Why should companies keep their software patched?
Not all businesses close because of insufficient cash flow or low sales. Others do so because of a data breach.
In 2014, Code Space, a growing code-hosting startup, left the competition after a significant DDoS attack wiped out its database and backup. The costs of resolving the problem were staggering it would leave the company financially unhealthy.
While the attack lasted only 12 hours, it caused the business to close its doors forever.
Cybersecurity risks have also looked grimmer over the years. Statista states that at least 15 million global records were exposed following a data breach during the third quarter of 2022. It represented an increase of 37% compared to the second quarter.
But there’s a light at the end of the tunnel. Organizations can push back as cyber criminals forge onward, beginning with software-patched management.
Before we dive deep into software patched management or even the reasons businesses should update their platforms, let’s discuss the concept.
What is it? How does it work?
Software patching is the process of updating software programs to the latest version. The easiest way to explain is to compare it to sealing a pipe leak or sewing a tear in a shirt. In both cases, you are addressing the problem by fixing it.
Released by app or platform developers, patches may become available following a schedule. However, in many cases, they release them as soon as they detect a critical security risk or have already experienced a data breach.
Contrary to popular belief, many platforms do not install patches automatically into any system. Microsoft Windows, for example, lets you schedule updates.
You may even choose to ignore the process completely. However, the benefits are significantly greater than the hassle that comes with it.
Here are the biggest reasons you need to keep your software patched.
How do hackers infiltrate a database and steal information? They do have many doorways, and one of these is software vulnerability.
A 2022 IBM Security X-Force report shared that new cloud cybersecurity risks increased by a whopping six times in only six years. Almost 30% of these compromises occurred when attackers exploited unpatched platforms.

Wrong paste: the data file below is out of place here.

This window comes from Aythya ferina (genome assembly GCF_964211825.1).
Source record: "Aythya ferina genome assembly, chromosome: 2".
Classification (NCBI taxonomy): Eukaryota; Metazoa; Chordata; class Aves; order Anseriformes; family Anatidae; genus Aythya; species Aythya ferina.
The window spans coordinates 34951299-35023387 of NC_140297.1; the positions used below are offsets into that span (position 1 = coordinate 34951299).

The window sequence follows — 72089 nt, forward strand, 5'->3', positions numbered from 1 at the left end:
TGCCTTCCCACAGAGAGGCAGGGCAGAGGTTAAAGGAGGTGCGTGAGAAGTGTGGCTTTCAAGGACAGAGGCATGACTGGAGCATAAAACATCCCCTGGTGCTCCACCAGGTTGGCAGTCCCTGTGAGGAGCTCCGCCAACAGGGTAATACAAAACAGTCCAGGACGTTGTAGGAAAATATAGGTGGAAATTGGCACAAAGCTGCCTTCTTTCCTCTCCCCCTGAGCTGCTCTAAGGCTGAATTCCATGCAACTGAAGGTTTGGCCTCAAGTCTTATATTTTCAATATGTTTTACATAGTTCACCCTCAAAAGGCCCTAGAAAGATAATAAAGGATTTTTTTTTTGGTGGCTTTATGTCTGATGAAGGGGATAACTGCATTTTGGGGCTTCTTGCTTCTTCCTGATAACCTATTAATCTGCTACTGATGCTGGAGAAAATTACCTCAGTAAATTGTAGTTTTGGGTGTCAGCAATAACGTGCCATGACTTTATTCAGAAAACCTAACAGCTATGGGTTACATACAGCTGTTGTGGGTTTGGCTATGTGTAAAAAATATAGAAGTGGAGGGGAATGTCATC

In fact, a loophole or a bug in software has become one of the easiest and most common entry points for these bad actors in less than a decade.
Fortunately, software developers are also paying more attention to critical errors by releasing patches that:
- Eliminate the threat
- Fix critical errors
- Close loopholes
An offshoot benefit of updating patch security is data and privacy protection.
Hackers want to get hold of your data for many reasons:
- They want to expose the vulnerability of your IT infrastructure.
- They are out for revenge.
- Cybercriminals want to gain access to confidential data and intellectual property.
- They plan to steal your money.
- Hackers would like to sell your data in the dark web.
- They are engaged in cyberwarfare.
In other words, not all are interested in your personal information. But regardless of the hows and whys, a single exposure already raises your risk of identity theft — a costly, time-consuming, and life-changing experience.
Software patching management minimizes, if not eliminates, the chances of becoming a victim.
Software patching may not sound like the most exciting activity, but it’s actually a crucial part of keeping a platform or business compliant.
By definition, compliance means adhering to a set of guidelines or rules. In the business world, there are all sorts of legalities that you should follow to avoid fines. The same is true for software platforms. These include:
- Payment Card Industry Data Security Standard (PCI DSS). It’s a set of policies to protect cardholder data.
- Sarbanes-Oxley Act (SOX). This act is designed for public companies to remain compliant with financial regulations.
- Health Insurance Portability and Accountability Act (HIPAA). It’s intended to protect the privacy and security of patients’ electronic health information.
- General Data Protection Regulation (GDPR). This regulation protects individuals’ personal data stored within the European Union.